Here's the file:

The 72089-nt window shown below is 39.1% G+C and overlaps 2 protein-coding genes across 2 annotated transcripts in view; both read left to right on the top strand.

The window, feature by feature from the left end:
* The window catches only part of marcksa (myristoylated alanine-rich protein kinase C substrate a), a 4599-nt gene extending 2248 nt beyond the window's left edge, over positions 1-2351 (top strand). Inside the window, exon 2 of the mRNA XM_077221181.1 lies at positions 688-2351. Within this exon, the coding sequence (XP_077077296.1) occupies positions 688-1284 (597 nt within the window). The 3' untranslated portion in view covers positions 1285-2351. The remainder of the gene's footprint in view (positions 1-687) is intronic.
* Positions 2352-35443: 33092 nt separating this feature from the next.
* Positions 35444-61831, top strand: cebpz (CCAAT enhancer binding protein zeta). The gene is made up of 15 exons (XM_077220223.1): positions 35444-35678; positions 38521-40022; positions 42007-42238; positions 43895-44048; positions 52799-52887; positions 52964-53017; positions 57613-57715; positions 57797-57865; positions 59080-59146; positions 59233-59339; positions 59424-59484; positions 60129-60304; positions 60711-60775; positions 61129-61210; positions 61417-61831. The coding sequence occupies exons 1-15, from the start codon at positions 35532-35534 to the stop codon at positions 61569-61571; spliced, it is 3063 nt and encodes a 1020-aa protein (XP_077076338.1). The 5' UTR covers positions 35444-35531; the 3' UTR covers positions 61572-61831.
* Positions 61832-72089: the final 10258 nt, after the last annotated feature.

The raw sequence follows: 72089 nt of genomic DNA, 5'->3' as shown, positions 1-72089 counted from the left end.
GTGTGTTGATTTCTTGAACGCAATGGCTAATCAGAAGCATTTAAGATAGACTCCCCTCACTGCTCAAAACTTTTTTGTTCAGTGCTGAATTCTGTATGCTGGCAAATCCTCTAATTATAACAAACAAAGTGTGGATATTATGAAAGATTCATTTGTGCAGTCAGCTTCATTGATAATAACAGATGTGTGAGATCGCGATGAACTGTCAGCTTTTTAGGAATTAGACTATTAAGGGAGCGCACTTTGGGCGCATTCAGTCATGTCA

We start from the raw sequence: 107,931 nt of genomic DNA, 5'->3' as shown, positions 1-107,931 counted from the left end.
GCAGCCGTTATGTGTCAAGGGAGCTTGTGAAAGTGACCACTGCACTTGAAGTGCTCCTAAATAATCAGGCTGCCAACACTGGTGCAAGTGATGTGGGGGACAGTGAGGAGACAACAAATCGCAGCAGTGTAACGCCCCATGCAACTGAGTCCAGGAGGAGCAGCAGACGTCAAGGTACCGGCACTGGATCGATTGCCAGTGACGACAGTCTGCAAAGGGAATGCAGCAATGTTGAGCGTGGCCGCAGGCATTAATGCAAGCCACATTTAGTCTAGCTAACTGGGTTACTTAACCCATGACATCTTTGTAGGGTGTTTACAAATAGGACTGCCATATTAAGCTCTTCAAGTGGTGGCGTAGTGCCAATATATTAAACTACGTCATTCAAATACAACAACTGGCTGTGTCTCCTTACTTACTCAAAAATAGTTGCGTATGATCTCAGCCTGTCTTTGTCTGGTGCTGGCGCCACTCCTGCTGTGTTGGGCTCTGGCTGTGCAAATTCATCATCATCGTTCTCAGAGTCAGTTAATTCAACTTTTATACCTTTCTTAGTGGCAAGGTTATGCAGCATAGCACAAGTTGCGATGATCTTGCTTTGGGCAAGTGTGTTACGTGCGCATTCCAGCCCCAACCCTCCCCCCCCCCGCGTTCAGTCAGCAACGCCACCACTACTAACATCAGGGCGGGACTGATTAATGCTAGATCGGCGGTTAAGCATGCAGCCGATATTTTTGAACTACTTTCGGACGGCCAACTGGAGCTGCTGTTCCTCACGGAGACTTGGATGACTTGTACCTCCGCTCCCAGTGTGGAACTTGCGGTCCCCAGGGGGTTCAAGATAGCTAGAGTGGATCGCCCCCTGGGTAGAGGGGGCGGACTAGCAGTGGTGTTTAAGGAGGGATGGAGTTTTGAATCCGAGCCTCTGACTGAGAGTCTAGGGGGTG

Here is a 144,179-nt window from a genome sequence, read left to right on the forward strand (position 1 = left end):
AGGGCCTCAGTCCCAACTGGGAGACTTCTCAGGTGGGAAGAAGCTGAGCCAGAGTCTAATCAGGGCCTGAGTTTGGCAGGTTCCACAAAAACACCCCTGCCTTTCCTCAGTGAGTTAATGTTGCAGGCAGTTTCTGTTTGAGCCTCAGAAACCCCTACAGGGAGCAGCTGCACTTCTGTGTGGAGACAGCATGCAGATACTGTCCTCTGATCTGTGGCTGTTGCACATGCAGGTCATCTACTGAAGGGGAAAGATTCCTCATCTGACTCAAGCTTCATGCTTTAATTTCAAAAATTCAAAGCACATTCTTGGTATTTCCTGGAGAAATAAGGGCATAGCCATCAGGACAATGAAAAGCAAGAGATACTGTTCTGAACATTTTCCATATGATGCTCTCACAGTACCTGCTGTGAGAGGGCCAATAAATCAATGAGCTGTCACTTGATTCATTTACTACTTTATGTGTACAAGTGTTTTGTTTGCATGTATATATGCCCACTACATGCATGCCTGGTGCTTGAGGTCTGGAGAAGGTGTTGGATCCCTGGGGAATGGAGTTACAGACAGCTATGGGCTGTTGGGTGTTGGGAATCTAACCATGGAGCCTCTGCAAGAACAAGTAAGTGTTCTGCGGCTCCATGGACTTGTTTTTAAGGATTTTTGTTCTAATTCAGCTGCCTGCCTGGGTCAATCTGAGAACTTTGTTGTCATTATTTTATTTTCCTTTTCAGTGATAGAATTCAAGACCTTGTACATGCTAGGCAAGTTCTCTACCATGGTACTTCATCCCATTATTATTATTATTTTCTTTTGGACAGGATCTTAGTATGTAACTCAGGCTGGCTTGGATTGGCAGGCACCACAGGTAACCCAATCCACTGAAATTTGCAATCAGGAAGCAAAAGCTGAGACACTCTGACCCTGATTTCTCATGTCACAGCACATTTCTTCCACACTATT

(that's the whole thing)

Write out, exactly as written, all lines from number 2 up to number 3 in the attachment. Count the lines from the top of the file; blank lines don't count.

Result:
The window, feature by feature from the left end:
* The window catches only part of marcksa (myristoylated alanine-rich protein kinase C substrate a), a 4599-nt gene extending 2248 nt beyond the window's left edge, over positions 1-2351 (top strand). Inside the window, exon 2 of the mRNA XM_077221181.1 lies at positions 688-2351. Within this exon, the coding sequence (XP_077077296.1) occupies positions 688-1284 (597 nt within the window). The 3' untranslated portion in view covers positions 1285-2351. The remainder of the gene's footprint in view (positions 1-687) is intronic.